• Obama Team Decides on 2 for Top Posts: Gregory B. Craig as White House counsel, Ronald A. Klain, a former lobbyist and Clinton administration lawyer, as chief of staff to Vice President-elect Joseph R. Biden Jr. – NYT, 11-16-08
  • Say Goodbye to BlackBerry? Yes He Can, Maybe: Sorry, Mr. President. Please surrender your BlackBerry. Those are seven words President-elect Barack Obama is dreading but expecting to hear, friends and advisers say, when he takes office in 65 days. – NYT, 11-16-08
  • President-elect Obama reaches out to former rivals: Presidents typically say they want to be surrounded by strong-willed people who have the courage to disagree with them. President-elect Barack Obama, reaching out to Hillary Rodham Clinton and Republicans, actually might mean it. – AP, 11-15-08

Political Quotes

  • Nov. 22, 2008: Barack Obama Delivers Weekly Address On YouTube – YouTube, 11-21-08
  • Gloria Steinem said in an interview: “Secretary of state is far superior to vice president, because it’s involved in continuously solving problems and making policy and not being on standby.” – – NYT, 11-21-08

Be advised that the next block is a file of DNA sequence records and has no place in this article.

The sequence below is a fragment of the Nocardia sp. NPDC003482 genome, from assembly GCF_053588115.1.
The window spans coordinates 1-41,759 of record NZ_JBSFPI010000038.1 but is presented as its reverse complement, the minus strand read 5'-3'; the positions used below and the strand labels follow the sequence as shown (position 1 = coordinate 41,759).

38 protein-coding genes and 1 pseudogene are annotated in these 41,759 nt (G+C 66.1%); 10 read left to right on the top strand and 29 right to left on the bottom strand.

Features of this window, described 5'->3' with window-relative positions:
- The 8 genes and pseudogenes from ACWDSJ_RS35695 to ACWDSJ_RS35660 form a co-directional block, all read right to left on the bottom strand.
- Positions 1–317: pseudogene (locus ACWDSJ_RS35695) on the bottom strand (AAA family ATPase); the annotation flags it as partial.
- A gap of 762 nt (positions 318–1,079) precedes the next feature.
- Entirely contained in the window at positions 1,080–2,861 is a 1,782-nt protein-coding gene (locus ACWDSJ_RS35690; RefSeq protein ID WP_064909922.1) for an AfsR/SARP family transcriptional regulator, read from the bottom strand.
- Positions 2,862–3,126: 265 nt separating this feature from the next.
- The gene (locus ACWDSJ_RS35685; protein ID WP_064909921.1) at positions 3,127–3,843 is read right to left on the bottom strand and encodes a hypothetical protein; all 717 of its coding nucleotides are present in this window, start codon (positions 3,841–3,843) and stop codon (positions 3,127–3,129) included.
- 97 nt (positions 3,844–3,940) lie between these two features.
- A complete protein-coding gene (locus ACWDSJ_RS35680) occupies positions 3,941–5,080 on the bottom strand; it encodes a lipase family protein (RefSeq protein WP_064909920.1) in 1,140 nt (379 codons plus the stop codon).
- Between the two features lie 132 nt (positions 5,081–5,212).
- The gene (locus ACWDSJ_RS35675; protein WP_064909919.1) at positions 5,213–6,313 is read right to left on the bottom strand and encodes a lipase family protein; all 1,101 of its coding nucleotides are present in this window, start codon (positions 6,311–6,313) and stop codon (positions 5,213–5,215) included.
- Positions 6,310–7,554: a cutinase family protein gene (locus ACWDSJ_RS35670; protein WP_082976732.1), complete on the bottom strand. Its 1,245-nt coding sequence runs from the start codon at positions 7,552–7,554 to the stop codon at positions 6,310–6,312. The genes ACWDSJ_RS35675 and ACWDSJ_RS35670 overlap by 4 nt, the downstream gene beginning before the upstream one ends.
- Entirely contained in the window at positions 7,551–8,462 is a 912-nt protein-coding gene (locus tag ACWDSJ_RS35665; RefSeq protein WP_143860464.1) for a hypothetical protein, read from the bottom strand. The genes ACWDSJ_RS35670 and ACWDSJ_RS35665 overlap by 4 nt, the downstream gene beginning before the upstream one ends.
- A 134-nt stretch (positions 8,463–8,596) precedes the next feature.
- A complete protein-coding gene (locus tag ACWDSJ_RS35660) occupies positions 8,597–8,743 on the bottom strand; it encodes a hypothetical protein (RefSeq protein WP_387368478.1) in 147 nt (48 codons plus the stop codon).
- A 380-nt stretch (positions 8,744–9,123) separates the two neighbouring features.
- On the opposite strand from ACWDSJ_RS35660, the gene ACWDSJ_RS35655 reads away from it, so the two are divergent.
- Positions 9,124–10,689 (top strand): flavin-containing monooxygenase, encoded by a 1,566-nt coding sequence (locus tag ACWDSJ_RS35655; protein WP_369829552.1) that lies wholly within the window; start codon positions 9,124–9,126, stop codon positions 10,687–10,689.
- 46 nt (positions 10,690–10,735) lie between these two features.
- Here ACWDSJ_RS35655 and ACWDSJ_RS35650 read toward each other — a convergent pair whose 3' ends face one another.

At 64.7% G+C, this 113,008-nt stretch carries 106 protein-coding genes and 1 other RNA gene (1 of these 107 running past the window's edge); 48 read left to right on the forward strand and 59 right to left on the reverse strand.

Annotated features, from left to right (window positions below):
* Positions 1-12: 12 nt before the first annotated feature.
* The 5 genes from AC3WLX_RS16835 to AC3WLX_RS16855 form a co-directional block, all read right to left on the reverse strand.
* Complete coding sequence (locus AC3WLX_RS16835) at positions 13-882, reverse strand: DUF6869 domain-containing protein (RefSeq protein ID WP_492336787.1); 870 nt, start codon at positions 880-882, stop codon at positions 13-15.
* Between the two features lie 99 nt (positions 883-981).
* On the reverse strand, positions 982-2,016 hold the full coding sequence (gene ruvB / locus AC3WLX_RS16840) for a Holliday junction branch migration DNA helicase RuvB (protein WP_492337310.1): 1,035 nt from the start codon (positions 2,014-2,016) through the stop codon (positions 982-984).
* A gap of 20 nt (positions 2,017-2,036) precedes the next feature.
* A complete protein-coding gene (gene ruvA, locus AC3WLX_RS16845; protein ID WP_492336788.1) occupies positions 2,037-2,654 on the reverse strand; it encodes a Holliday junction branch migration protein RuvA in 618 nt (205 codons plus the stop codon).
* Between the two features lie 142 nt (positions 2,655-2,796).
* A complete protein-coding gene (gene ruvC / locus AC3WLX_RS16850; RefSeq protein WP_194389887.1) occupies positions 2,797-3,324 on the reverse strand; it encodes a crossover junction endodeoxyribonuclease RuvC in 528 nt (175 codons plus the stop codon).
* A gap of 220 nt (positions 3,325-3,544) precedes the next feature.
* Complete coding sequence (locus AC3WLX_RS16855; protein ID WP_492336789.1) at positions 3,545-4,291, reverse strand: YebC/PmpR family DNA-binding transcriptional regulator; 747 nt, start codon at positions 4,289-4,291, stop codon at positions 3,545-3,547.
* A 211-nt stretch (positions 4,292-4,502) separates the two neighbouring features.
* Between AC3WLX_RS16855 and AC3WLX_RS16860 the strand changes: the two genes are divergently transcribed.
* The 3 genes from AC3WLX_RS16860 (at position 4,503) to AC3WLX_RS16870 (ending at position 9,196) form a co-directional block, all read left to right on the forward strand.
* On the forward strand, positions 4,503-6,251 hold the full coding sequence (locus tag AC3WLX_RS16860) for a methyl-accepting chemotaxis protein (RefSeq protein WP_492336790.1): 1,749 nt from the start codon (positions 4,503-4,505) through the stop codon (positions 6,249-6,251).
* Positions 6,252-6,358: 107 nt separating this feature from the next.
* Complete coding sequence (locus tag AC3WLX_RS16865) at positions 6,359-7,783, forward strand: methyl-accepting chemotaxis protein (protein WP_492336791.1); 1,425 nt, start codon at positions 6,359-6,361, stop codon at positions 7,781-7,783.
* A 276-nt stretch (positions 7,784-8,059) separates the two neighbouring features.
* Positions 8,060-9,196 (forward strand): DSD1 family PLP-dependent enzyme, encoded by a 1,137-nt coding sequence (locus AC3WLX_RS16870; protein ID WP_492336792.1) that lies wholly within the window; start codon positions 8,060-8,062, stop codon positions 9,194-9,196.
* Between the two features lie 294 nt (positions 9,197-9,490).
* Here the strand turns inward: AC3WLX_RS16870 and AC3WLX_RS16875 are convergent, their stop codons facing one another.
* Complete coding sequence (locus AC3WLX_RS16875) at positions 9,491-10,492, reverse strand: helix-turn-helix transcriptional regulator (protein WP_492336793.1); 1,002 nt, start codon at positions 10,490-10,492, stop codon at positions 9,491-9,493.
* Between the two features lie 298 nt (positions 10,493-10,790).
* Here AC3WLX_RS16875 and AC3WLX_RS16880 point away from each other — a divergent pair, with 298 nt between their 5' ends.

• Sen. Joe Lieberman said during a press conference: The resolution expresses strong disapproval and rejection of statements that I made about Senator Obama during the campaign. And in that regard, I said very clear, some of the statements — some of the things that people have said I said about Senator Obama are simply not true.
    There are other statements that I made that I wish I had made more clearly. And there are some that I made that I wish I had not made at all.
    And, obviously, in the heat of campaigns, that happens to all of us, but I regret that.
    And now it’s time to move on. – NYT, The Caucus, 11-18-08
  • An Obama campaign aide: “‘No-Drama Obama’ during the campaign meant that if you had something to say, you said it,” You didn’t go around people, or try to undermine people, you said what you thought. That’s how he’s going to run his administration.” – N”YT, 11-21-08
  • Stephanie Cutter, Mr. Obama’s transition spokeswoman: “He doesn’t put up with drama, but he encourages strong opinions and advice. In that environment of mutual respect, there tends to be little drama.” – N”YT, 11-21-08
  • Rep. Steve Cohen, D-Tenn: “He said he’ll have our back. He’ll look out for House members. The idea is, we have his back, we do what Obama wants (and) he’ll do what we want. Something like that.” – Miami Herald, 11-18-08
  • Sen. Claire McCaskill, D-Mo.: “What happened this morning was in large measure due to him. We all know that Senator Obama has said that he doesn’t think anybody should hold a grudge, that we’ve got too much work to do.” Miami Herald, 11-18-08